The Buffalo-based nonprofit Girls Education Collaborative is launching a new fundraising effort for its partner school in Kitenga Village, Tanzania. The group hopes to raise $130,000 to build a new guest house at the school, where volunteer or medical groups from Western New York and beyond could stay while visiting the Kitenga Secondary School for Girls.
For the past eight years, Western New Yorkers have been the primary backers of this nonprofit, which fights for global gender equality by helping girls around the world gain access to education. That support is the reason GEC Executive Director Anne Robinson Wadsworth leaves for a month-long trip to Kitenga on Sunday.
"When you have a partnership like this that spans oceans and cultures and languages, face-to-face time is of critical importance," she said, "and I'm excited to say that while I am there, we will be breaking ground not only on the guest house - because we feel that we've raised enough money to get started, even though we will be fundraising for the balance - but also breaking ground on the administration building."
The new Girls Education Collaborative Guest House & Center for Collaboration will accommodate up to 14 guests once completed, allowing for long-term volunteer engagement, which Robinson Wadsworth said GEC has had to turn down up until now. Fundraising for the new building is being kick-started by a generous gift from the Theodore and Pauline Cohen Charitable Trust.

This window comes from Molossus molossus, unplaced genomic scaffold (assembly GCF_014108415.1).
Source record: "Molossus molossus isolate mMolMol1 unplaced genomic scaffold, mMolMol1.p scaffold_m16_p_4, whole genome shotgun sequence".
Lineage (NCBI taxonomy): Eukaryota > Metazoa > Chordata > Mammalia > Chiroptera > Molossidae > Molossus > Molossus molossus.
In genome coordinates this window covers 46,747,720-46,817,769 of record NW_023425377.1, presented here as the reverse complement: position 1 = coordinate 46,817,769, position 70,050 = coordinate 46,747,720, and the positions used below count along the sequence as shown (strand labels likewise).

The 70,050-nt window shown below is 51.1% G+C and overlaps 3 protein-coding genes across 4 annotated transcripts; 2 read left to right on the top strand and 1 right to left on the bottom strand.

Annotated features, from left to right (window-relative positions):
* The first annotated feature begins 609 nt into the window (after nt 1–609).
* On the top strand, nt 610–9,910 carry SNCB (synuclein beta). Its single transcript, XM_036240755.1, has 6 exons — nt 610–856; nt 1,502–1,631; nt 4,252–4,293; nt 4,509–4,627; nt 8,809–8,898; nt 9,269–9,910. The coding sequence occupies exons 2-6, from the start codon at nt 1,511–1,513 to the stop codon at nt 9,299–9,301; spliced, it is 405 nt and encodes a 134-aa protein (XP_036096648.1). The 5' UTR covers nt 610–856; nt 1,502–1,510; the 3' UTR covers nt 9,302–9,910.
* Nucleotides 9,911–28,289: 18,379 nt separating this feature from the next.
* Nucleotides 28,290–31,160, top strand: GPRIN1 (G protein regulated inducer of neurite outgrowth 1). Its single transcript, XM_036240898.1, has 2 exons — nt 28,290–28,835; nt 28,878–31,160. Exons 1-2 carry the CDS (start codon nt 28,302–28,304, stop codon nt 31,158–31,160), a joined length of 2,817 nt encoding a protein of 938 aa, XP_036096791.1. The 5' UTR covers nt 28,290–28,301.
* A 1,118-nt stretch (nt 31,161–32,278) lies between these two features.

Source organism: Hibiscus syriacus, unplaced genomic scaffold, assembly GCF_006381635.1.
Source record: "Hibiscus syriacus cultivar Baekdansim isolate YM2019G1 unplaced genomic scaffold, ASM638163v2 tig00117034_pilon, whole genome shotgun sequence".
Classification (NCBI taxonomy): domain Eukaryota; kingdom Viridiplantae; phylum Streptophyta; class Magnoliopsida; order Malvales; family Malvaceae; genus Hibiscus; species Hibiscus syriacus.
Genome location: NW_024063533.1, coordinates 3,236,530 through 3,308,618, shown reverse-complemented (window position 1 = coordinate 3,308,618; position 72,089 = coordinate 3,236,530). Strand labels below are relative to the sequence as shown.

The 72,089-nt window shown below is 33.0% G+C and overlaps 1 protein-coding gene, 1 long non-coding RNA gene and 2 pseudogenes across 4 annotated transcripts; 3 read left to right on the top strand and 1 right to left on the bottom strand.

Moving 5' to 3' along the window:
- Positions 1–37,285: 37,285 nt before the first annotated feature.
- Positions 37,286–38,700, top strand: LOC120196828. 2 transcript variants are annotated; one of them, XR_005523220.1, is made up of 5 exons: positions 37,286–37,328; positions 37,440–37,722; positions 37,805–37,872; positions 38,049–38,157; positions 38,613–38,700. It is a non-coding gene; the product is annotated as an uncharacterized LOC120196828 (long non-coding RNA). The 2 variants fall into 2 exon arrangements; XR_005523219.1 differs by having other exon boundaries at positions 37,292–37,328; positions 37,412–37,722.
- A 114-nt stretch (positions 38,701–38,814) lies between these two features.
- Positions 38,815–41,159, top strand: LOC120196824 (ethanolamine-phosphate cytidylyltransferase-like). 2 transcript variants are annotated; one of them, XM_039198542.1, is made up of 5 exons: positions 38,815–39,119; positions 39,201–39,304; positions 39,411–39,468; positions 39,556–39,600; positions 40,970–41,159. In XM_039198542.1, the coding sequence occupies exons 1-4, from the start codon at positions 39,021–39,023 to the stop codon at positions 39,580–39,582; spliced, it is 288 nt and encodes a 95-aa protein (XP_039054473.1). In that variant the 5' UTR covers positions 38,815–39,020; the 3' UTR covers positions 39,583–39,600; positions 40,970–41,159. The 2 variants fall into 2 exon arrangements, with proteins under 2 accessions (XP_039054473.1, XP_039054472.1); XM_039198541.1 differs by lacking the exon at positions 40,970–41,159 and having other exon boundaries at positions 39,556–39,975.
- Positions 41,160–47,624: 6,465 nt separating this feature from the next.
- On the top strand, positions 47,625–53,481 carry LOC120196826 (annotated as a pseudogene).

"It is $50,000 towards the $130,000 fundraising goal and every gift towards the guest house will be matched one-by-one by this challenge grant," she said. "So, we're really excited and off to a great start, and even though we have not raised all the funds yet, we anticipate breaking ground within the next 10 days."
Robinson Wadsworth added that about 75% of GEC’s total financial support has come from the City of Good Neighbors since the organization's founding.
Just 4% of girls in rural parts of Tanzania like Kitenga Village complete secondary school, according to GEC.
"Women in this culture are at a distinct disadvantage," Robinson Wadsworth said. "They still actually practice destructive cultural traditions such as child marriage and female genital mutilation, and so the sisters really wanted to help lift the whole community out of poverty and also empower its women. And they said to themselves, 'You know, the best way we could do this is by educating the girls.'"
The Kitenga school is run on the ground by Immaculate Heart Sisters of Africa, a group whom Robinson Wadsworth said originally connected to Western New York when some its members came to study at the University at Buffalo. The school currently enrolls about 140 students and is expected to continue expanding in order to add primary education. The self-identified "Kitenga Pioneers," the school's first class of graduates, will complete their studies later this year.